All I want for Christmas is my constitutional right to publicly petition my government for a redress of grievances.

—Samuel J. Byck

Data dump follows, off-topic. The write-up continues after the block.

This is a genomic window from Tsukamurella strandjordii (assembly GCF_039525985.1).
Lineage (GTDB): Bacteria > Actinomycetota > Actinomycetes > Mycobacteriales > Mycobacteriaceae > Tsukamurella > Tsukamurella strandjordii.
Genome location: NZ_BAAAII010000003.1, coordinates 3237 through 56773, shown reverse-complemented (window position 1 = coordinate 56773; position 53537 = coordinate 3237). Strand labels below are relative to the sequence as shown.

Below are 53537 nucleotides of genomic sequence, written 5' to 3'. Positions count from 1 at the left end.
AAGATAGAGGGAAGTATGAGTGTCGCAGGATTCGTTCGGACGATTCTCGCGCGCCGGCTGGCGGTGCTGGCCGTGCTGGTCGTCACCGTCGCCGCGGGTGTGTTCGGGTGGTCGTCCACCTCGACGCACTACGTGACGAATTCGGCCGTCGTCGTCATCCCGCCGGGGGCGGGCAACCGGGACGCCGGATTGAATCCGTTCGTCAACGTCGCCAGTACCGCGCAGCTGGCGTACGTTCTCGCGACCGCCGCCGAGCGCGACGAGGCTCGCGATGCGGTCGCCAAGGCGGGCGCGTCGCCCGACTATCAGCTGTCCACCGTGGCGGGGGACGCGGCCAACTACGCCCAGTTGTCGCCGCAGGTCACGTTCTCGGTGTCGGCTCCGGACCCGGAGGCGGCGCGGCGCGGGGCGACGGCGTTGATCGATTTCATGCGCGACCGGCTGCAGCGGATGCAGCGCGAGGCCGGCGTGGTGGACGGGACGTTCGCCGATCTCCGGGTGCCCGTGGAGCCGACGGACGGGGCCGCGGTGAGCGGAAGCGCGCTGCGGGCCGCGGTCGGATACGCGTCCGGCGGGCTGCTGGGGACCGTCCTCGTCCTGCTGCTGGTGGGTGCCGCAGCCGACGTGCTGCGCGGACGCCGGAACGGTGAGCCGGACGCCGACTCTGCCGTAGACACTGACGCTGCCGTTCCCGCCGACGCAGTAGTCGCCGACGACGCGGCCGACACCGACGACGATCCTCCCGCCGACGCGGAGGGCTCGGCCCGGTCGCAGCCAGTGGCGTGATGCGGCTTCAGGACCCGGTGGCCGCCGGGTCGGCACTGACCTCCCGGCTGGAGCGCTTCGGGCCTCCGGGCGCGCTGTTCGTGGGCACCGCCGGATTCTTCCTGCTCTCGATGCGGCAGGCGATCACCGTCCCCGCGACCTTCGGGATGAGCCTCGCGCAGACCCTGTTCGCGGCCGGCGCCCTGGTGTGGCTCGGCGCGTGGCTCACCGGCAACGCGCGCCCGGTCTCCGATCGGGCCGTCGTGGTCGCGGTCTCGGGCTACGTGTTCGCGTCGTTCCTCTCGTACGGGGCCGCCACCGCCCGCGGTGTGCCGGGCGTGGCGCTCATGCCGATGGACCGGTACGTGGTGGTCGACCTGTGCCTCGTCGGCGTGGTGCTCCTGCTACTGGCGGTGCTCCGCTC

In the evolution of terrorism, the use of American commercial airliners as murder weapons was “pioneered” by a plump, sweaty and quite insane out-of-work tire salesman named Samuel Joseph Byck. Just before 7:15 a.m. on February 22, 1974, the 44-year-old Philadelphian cut a sudden, vicious swath through Baltimore-Washington International Airport, pulling a .38-caliber revolver, shooting an airport security guard in the back, and, before stunned onlookers, leaping over the security check and boarding a DC-9 Delta Airlines Flight 523 to Atlanta. Byck then killed a pilot and wounded another after being informed they couldn’t depart without removing the wheel blocks; in desperation, he grabbed a nearby passenger and shouted at her to “fly the plane.” Seconds later, police bullets smashed through one of the cabin-door windows, wounding Byck. As authorities moved in, he put the revolver to his head and pulled the trigger. Under his body was found a briefcase gasoline bomb. In the investigation that followed this pathetic incident, it was discovered that Samuel Byck had been making himself known to the Secret Service since 1972, after making threats against then-President Nixon’s life. (He’d also been sending bizarre, rambling tapes to such public figures as Jonas Salk, Senator Abraham Ribicoff, and his idol, Leonard Bernstein.) Rejected for a government loan from the Small Business Administration, Byck had focused his resentment on Nixon as the figurehead of the U.S. capitalist system and obsessively began to plot his downfall in the most literal terms. In 1974, he hatched a plan he dubbed “Operation Pandora’s Box,” which he outlined on a tape he mailed a few hours before the hijack attempt to Washington Post columnist Jack Anderson: “I will try to get the plane aloft and fly it toward the target area, which will be Washington, D.C. I will shoot the pilot and then in the last few minutes try to steer the plane into the target, which is the White House.” Nixon was actually in the Executive Mansion at the hour of Byck’s would-be assassination, hunkered down in mid-Watergate. (Oddly enough, less than a week before, on February 17, Army private Robert Preston stole a helicopter from Fort Meade, Maryland, and flew it onto the White House grounds.) Later, it was also discovered that Samuel Byck had been arrested protesting in front of the White House the Christmas before the assassination attempt dressed in a Santa Claus suit. He appeared onstage in the same Santa suit 20 years later — as a character in Stephen Sondheim’s musical Assassins — and Sean Penn is reported to play Byck in an upcoming biopic produced by Alexander Payne, director of the political farce Election. God Bless America.

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